At the head of every good school is a strong, innovative and motivated principal. “To change 1 billion people in India for the better, you need to change the 7 lakh government school principals in our 7 lakh villages,” says Mumbai-born Aditya Natraj, who has set out to achieve just that. His is the classic story of a man who chucked a high-flying corporate career to follow his heart and listen to the nagging voice within that told him to take up a cause.
With an MBA from INSEAD in France and a job as a chartered accountant in London, Natraj’s life seemed set on a course of corporate conquests. But he never forgot the disparity he had seen in his own family. His grandfather was one of 11 children, one of the four to get a college degree. His father, one of 54 first cousins, was one of the few privileged ones to benefit from his parent’s higher education. So, while Natraj and some of his immediate cousins ended up at the higher end of the economic spectrum, others within the same family are below the poverty line. “All because they did not get the kind of education we did,” he says emphatically. “It’s not about ability. We are all from the same gene pool. It’s about opportunity.”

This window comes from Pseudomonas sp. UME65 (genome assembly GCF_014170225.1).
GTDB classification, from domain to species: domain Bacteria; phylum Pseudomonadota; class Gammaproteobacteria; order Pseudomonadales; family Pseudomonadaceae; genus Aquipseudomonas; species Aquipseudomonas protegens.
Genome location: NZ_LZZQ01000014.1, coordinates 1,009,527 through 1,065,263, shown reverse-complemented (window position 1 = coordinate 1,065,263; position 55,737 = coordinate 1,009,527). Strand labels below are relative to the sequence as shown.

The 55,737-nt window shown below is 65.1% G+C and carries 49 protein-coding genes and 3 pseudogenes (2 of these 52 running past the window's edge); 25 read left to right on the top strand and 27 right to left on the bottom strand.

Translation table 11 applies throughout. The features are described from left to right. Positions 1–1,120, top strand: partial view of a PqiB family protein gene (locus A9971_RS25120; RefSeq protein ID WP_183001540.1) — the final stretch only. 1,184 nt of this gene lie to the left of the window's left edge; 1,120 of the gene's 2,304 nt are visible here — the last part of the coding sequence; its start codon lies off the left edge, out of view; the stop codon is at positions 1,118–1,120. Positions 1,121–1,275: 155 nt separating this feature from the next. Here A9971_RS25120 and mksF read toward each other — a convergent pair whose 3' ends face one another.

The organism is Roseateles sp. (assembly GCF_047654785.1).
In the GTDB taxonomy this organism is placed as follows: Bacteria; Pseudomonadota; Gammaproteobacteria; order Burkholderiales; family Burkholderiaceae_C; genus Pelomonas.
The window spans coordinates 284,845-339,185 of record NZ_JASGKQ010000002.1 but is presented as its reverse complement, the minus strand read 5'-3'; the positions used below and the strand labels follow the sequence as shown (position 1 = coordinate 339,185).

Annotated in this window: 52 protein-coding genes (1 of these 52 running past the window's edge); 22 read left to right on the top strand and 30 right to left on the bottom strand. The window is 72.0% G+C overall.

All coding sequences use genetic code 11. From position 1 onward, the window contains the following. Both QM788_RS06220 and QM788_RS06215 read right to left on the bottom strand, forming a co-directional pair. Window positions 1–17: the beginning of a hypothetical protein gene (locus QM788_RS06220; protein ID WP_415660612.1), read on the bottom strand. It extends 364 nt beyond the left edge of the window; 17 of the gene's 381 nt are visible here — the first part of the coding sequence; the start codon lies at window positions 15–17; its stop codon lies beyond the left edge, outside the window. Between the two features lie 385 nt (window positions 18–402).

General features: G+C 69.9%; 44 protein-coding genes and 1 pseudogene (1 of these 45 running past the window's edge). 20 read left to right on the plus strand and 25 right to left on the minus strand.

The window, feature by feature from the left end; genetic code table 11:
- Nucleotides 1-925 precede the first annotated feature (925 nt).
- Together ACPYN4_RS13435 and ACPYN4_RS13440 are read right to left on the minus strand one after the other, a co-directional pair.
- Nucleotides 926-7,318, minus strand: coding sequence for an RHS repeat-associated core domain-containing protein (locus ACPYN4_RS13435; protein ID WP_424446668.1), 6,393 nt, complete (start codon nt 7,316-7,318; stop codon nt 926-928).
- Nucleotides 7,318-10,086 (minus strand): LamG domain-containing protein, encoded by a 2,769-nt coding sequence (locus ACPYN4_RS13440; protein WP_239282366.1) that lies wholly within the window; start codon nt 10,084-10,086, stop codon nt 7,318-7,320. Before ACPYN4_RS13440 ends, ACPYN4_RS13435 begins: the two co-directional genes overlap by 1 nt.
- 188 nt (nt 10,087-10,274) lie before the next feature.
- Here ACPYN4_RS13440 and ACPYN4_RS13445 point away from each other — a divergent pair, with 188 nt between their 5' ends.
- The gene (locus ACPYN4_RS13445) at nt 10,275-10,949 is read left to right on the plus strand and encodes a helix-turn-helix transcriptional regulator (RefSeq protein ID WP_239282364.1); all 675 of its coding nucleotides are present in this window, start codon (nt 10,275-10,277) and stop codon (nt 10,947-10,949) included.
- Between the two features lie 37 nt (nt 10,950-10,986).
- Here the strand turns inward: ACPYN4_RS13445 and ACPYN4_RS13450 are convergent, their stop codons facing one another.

It’s this family history that eventually triggered the shift to social entrepreneurship. Perhaps sensing this leaning, his father voiced his fears to Natraj. “He was worried I would end up a jhola-carrying social activist with no money,” he says.
In 2003, with all his student loans paid off, in a now-or-never moment, Natraj took the plunge. He quit his job to join Pratham, India’s largest NGO in the field of education. Five years of visiting government-run primary schools across the country led him to an interesting statistic: 15 percent of schools that run well have proactive principals; 15 percent with cynics at the top are in the worst shape; and a massive 70 percent just manage to stay afloat because their heads want to do something, but don’t know how.